Pregnancy loss requires physical recovery that can take some time. The most important thing to know about recovery is that there is a physical recovery that lasts beyond the actual loss or procedure (if you had one), which isn’t something that’s often talked about. You may see information online that says recovery is a few hours, but that is misleading because it does not address the recovery from the pregnancy, including uterine healing, bleeding and cramping, and hormonal shifts.
Miscarriage: Loss of a pregnancy before 20 weeks.
How long will physical recovery take?
How long it takes you to recover from pregnancy loss depends on how far along you were and the type of treatment you receive. The timeline for recovering from pregnancy loss can range from a couple of days if you have a D&C to around eight weeks if you choose expectant management. You can read more about this in our article Pregnancy Loss: Treatment Options and What to Expect.
What is the physical recovery like?
There’s a cultural misconception that a miscarriage is akin to what a menstrual period is like. This is not what pregnancy loss is really like. If you feel like the experience you’re having is much bigger than what you expected, that’s normal and completely valid. Pregnancy can begin to change your body as early as the fourth week, so no matter how far along you were, your body will need recovery time as it returns to its pre-pregnancy state. It’s important to give yourself space to focus on nurturing your body through this period.
Bleeding and cramping
The intensity and duration of bleeding and cramping varies based on a variety of factors — including how many weeks of gestation the pregnancy was at — but expect to experience bleeding and cramping for at least one to two weeks and symptoms that resemble what you’d experience on the heaviest day of your normal period. Pregnancy losses that occur in the second trimester may be followed by a longer time of bleeding. It’s standard protocol to recommend maxi pads instead of tampons while recovering from a pregnancy loss. This is for two reasons: first, and most importantly, to avoid introducing bacteria into the cervix and uterus; second, it’s much easier to keep track of the amount of bleeding on a pad than a tampon.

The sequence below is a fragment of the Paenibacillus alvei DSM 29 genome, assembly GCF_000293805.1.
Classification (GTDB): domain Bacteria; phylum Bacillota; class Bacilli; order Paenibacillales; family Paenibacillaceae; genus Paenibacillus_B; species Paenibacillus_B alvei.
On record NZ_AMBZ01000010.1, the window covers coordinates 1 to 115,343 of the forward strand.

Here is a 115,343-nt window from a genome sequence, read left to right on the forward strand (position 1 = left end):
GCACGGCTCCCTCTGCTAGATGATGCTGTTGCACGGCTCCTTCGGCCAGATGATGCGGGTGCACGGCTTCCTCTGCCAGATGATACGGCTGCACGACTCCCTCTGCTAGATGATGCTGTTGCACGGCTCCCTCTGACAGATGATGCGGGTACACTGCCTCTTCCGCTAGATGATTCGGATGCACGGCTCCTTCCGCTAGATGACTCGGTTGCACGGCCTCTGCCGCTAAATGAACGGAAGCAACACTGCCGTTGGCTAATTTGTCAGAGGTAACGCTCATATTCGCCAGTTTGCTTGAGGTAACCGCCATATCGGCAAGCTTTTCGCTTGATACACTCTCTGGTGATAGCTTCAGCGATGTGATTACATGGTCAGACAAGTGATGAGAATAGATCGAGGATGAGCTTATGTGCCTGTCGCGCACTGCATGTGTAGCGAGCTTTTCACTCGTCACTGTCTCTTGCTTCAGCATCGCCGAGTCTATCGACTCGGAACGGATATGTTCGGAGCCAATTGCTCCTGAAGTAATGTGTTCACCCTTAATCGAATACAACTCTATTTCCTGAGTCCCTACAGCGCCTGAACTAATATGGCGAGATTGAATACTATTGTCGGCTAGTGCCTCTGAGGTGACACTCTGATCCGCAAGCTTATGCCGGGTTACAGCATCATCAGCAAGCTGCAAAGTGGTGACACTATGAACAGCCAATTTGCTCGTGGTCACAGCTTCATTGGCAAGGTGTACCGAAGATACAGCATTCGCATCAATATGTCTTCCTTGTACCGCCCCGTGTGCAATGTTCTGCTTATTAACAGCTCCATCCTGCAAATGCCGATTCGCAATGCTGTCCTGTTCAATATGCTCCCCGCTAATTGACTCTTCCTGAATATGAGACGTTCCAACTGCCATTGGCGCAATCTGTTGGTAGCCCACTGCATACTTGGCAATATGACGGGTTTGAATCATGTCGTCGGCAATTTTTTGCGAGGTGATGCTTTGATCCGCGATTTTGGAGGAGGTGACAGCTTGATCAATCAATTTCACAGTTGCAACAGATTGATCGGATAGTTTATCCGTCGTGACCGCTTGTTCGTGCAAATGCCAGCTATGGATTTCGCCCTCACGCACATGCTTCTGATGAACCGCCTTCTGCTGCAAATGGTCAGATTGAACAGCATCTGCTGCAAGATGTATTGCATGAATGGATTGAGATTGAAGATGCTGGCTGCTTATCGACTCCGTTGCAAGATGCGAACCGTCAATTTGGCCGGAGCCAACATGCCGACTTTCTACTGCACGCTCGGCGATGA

After a pregnancy loss, your body will experience a rollercoaster of hormones that greatly influence your emotional state. Your hormone levels after a pregnancy loss will depend on how far along you were, but in general, pregnancy hormones like human chorionic gonadotropin (hCG) will immediately start to fall. A 2013 study that tested 443 people who experienced pregnancy loss found that hCG levels decline very rapidly — the researchers reported there was a 35 to 50% reduction in hCG levels two days after and a 66% to 87% reduction seven days after the pregnancy ended. If you’re feeling a lot of ups and downs, know that the steep drop in pregnancy hormones is likely contributing to your emotional state.
Still looking pregnant
Pregnancy can start to change your body as early as the fourth week, which means you may potentially be faced with looking pregnant long after your pregnancy loss, — and that can be difficult. Your uterus may have become more prominent, you may have begun to gain weight, your breasts may have become enlarged — and these changes will take some time to return to their pre-pregnancy state. It’s also important to know that hCG can remain in the bloodstream for several weeks, so you may not get your period immediately, you may still get a positive pregnancy test, and you may even produce small amounts of breast milk after a pregnancy loss. These realities can be challenging to face, and they are some of the traumatic elements of the pregnancy loss experience that we often don't acknowledge as a society. Give yourself some space and seek support that will help you to navigate this difficult time.
Myth: You should wait three months to try again